Deputy Governor of Basra Assassinated
AFP reports that guerrillas shot and killed Hazem Ainachi in Basra on Tuesday morning as he got in his car to go to work. Ainachi, acting governor of Basra and a member of the governing council in the southern city, had earlier held the posts of coordinator of the Basra Provincial Council and deputy governor of Basra. The guerrillas killed two others with him, and wounded another person. Provincial governor elections are being held, and the candidates have received death threats. Guerrillas had made a failed attempt on the life of one other councilman on Monday.
The assassination of Mr Hazim al-Ainachi, according to an informed source with experience in Basra who emailed me, “is very significant.”
“The Governorate in Basra has the support of the majority of the Basra people and so is not seen as an anathema to the will of population. Judge Wael Abdul Latif is a highly respected and accepted leader. Hazim was the de-facto Chief of Staff or co-ordinator for almost everything the Governorate did. He was central to all decision making and activity and worked tirelessly without a salary for the benefit of the Iraqis. The assassins struck the most important person from the Interim Governing Council of Basra and thereby dealt them a severe blow. Hazim was able to move freely between the insular conservative world of Shaykh Ali al-Musawi the Grand Shaykh of Basra and the British Authorities, he was a shrewd politician and an effective political leader. This has now brought the policy of targetted assassination into the political Shia south. Basra is a city where one can move very freely and ambushes are easy to plan execute and retreat from, one can only guess at how things may deteriorate before they improve.”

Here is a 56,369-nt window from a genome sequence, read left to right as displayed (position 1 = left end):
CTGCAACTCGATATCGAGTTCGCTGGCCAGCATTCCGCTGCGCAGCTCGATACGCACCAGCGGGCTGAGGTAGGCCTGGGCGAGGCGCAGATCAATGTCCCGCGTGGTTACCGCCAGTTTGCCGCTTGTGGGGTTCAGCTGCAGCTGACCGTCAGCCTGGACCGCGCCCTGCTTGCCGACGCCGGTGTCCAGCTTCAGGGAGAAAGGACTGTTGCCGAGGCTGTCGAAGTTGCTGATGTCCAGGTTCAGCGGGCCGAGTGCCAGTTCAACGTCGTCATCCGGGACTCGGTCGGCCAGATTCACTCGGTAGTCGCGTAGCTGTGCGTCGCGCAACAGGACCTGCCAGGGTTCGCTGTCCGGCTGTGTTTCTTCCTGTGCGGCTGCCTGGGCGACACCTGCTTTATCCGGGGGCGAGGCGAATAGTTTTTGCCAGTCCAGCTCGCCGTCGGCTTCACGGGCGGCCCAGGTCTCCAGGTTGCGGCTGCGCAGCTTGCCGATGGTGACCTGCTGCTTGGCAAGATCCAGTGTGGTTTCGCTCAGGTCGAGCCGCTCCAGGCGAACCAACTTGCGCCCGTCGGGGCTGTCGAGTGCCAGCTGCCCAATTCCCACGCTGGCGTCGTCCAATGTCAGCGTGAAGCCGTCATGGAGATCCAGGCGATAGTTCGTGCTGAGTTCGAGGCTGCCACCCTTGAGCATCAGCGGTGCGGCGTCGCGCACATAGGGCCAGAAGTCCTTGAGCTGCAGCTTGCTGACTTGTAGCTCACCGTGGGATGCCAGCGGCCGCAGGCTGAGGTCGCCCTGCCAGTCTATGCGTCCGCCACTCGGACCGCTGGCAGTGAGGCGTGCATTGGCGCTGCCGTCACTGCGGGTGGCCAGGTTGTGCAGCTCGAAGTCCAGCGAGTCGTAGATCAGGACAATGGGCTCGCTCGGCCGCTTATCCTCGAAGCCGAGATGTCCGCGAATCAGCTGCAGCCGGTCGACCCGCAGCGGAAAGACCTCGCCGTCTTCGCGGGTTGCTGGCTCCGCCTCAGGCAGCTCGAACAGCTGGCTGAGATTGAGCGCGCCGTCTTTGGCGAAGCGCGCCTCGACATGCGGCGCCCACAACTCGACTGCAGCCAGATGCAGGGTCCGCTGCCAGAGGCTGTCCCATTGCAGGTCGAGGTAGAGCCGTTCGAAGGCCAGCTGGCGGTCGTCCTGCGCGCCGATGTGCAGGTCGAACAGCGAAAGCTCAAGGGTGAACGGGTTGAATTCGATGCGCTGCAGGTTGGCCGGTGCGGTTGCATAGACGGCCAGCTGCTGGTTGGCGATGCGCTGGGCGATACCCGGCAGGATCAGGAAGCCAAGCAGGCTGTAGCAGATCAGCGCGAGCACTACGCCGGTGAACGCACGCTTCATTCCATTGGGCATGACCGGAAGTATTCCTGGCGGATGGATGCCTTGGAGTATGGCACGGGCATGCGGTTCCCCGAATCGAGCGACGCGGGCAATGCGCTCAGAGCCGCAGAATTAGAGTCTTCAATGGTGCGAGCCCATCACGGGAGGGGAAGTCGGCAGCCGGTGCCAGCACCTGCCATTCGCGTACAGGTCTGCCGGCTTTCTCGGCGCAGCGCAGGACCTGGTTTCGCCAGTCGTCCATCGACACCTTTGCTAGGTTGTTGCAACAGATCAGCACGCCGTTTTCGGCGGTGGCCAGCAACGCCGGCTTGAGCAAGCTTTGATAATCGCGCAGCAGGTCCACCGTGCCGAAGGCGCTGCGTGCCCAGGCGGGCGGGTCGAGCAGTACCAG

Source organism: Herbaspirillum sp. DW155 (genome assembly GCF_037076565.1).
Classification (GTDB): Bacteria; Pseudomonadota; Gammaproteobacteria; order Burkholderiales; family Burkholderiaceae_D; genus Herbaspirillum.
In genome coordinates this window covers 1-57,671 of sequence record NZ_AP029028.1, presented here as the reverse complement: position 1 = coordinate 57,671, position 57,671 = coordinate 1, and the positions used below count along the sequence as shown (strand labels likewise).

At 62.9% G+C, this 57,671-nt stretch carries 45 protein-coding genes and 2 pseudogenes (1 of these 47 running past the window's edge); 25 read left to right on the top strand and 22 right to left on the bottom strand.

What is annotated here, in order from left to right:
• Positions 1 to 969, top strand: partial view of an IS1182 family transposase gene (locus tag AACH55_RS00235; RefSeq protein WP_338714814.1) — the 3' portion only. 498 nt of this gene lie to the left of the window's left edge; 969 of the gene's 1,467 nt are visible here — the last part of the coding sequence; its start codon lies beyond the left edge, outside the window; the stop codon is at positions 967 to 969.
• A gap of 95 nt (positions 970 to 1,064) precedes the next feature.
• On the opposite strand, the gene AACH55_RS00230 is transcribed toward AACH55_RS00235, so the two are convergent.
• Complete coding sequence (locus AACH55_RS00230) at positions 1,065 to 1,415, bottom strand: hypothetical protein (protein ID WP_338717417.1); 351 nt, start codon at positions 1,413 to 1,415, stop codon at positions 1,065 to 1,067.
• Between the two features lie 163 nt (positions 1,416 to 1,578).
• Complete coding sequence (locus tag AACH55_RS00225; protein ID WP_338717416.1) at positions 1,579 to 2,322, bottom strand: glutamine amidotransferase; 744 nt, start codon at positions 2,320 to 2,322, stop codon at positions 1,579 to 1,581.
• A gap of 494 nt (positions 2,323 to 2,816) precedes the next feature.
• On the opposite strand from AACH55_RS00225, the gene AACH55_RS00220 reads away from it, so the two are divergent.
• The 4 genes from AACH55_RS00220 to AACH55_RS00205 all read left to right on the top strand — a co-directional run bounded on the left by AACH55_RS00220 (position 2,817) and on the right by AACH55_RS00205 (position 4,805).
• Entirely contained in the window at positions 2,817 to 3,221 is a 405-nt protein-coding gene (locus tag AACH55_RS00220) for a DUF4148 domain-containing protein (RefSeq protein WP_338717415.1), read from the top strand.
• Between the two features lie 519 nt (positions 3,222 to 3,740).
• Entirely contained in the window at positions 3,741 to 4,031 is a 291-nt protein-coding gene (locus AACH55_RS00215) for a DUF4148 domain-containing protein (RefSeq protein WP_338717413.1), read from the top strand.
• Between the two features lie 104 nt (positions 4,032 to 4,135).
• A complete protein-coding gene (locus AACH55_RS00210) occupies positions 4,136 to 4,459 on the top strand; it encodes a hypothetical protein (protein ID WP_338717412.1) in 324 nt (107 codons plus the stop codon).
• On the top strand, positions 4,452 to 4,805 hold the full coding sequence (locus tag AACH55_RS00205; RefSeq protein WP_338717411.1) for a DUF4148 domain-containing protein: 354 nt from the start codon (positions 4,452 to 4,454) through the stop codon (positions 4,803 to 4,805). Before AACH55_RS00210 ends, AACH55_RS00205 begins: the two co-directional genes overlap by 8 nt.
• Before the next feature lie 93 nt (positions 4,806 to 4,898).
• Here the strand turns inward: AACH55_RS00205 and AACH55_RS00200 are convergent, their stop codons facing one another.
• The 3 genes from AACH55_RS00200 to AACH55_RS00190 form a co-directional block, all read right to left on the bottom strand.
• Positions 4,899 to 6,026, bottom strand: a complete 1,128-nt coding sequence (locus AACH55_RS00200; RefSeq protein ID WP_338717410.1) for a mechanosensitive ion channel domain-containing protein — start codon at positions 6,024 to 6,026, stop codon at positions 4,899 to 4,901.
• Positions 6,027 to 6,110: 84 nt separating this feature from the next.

The guerrilla insurgencies in Iraq are clearly attempting to destabilize not only the Federal Iraqi government (hence the failed assassination attempt on the Minister of Justice Saturday and the successful assassination of a high Defense Department official on Sunday), but also the provincial governments. Basra’s had been much more effective and widely accepted than most others, though the province has witnessed violence and bombings from time to time. Taking out Ainachi was intended to deprive the province of one of its most effective politicians. The aim is to encourage chaos, ultimately a popular uprising in the city of Basra, and to create the conditions under which guerrillas could take over and become the government.